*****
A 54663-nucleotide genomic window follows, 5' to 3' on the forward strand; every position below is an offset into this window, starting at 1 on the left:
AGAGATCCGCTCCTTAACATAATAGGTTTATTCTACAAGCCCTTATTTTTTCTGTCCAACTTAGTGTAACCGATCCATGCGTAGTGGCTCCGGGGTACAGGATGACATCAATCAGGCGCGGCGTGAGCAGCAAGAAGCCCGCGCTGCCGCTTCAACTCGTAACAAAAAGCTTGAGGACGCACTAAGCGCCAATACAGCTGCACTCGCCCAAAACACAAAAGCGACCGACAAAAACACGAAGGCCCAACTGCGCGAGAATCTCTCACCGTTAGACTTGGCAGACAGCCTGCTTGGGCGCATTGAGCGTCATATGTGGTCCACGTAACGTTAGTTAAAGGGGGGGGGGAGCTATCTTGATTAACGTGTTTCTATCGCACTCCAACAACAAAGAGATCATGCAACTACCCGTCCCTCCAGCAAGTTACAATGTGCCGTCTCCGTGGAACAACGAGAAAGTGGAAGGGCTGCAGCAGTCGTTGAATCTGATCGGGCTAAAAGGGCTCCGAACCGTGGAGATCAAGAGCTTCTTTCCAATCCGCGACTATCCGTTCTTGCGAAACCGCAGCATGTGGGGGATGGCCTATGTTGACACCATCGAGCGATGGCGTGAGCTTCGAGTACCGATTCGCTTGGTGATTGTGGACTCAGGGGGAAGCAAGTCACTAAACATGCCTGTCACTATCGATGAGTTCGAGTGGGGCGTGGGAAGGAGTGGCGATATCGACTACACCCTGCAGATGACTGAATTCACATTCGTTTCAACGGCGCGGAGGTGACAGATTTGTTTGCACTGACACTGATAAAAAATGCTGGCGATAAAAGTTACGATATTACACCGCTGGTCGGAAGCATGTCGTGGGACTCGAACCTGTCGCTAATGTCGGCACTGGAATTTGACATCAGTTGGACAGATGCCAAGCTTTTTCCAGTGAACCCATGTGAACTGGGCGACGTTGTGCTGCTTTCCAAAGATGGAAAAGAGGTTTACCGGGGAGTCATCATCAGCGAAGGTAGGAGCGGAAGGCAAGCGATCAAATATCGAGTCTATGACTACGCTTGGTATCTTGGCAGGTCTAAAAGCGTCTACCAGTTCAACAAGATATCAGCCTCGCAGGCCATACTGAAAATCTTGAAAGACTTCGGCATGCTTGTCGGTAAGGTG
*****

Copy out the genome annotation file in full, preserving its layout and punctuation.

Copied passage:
A 54663-nucleotide genomic window follows, 5' to 3' on the forward strand; every position below is an offset into this window, starting at 1 on the left:
AGAGATCCGCTCCTTAACATAATAGGTTTATTCTACAAGCCCTTATTTTTTCTGTCCAACTTAGTGTAACCGATCCATGCGTAGTGGCTCCGGGGTACAGGATGACATCAATCAGGCGCGGCGTGAGCAGCAAGAAGCCCGCGCTGCCGCTTCAACTCGTAACAAAAAGCTTGAGGACGCACTAAGCGCCAATACAGCTGCACTCGCCCAAAACACAAAAGCGACCGACAAAAACACGAAGGCCCAACTGCGCGAGAATCTCTCACCGTTAGACTTGGCAGACAGCCTGCTTGGGCGCATTGAGCGTCATATGTGGTCCACGTAACGTTAGTTAAAGGGGGGGGGGAGCTATCTTGATTAACGTGTTTCTATCGCACTCCAACAACAAAGAGATCATGCAACTACCCGTCCCTCCAGCAAGTTACAATGTGCCGTCTCCGTGGAACAACGAGAAAGTGGAAGGGCTGCAGCAGTCGTTGAATCTGATCGGGCTAAAAGGGCTCCGAACCGTGGAGATCAAGAGCTTCTTTCCAATCCGCGACTATCCGTTCTTGCGAAACCGCAGCATGTGGGGGATGGCCTATGTTGACACCATCGAGCGATGGCGTGAGCTTCGAGTACCGATTCGCTTGGTGATTGTGGACTCAGGGGGAAGCAAGTCACTAAACATGCCTGTCACTATCGATGAGTTCGAGTGGGGCGTGGGAAGGAGTGGCGATATCGACTACACCCTGCAGATGACTGAATTCACATTCGTTTCAACGGCGCGGAGGTGACAGATTTGTTTGCACTGACACTGATAAAAAATGCTGGCGATAAAAGTTACGATATTACACCGCTGGTCGGAAGCATGTCGTGGGACTCGAACCTGTCGCTAATGTCGGCACTGGAATTTGACATCAGTTGGACAGATGCCAAGCTTTTTCCAGTGAACCCATGTGAACTGGGCGACGTTGTGCTGCTTTCCAAAGATGGAAAAGAGGTTTACCGGGGAGTCATCATCAGCGAAGGTAGGAGCGGAAGGCAAGCGATCAAATATCGAGTCTATGACTACGCTTGGTATCTTGGCAGGTCTAAAAGCGTCTACCAGTTCAACAAGATATCAGCCTCGCAGGCCATACTGAAAATCTTGAAAGACTTCGGCATGCTTGTCGGTAAGGTG